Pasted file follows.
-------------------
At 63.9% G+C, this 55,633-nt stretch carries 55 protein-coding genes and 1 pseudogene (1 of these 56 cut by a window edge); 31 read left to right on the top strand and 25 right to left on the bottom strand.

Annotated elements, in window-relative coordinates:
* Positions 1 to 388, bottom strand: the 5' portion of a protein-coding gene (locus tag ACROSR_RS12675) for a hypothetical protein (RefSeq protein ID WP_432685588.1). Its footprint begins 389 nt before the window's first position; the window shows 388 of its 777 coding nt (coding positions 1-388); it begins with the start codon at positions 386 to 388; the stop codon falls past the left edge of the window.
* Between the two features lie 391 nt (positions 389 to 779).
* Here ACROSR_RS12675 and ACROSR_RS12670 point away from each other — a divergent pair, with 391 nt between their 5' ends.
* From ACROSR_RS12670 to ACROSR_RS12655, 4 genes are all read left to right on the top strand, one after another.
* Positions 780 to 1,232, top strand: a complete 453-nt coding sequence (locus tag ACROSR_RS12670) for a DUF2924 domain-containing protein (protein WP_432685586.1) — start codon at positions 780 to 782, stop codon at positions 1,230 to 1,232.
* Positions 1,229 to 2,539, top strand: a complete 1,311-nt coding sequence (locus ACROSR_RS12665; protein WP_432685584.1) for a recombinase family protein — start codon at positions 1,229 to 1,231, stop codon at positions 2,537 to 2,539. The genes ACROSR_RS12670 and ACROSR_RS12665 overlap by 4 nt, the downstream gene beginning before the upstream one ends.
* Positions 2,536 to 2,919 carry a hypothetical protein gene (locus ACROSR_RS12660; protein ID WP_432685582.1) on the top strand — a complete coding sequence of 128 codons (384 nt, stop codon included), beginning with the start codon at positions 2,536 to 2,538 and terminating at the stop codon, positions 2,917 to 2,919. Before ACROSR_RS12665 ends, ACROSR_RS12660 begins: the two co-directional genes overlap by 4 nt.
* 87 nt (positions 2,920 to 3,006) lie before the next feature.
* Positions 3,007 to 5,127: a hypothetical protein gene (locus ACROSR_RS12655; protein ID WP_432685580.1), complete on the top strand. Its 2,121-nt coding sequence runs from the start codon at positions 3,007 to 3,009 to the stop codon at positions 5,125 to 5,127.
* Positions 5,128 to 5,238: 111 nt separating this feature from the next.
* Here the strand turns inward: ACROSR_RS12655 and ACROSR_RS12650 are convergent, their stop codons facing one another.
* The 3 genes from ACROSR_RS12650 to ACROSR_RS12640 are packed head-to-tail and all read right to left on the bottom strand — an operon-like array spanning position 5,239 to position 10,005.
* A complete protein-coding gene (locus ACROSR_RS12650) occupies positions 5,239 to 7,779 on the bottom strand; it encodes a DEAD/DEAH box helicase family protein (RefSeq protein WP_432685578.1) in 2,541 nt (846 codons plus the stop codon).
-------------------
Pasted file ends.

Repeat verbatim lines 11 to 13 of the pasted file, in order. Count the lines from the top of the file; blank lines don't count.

* Positions 3,007 to 5,127: a hypothetical protein gene (locus ACROSR_RS12655; protein ID WP_432685580.1), complete on the top strand. Its 2,121-nt coding sequence runs from the start codon at positions 3,007 to 3,009 to the stop codon at positions 5,125 to 5,127.
* Positions 5,128 to 5,238: 111 nt separating this feature from the next.
* Here the strand turns inward: ACROSR_RS12655 and ACROSR_RS12650 are convergent, their stop codons facing one another.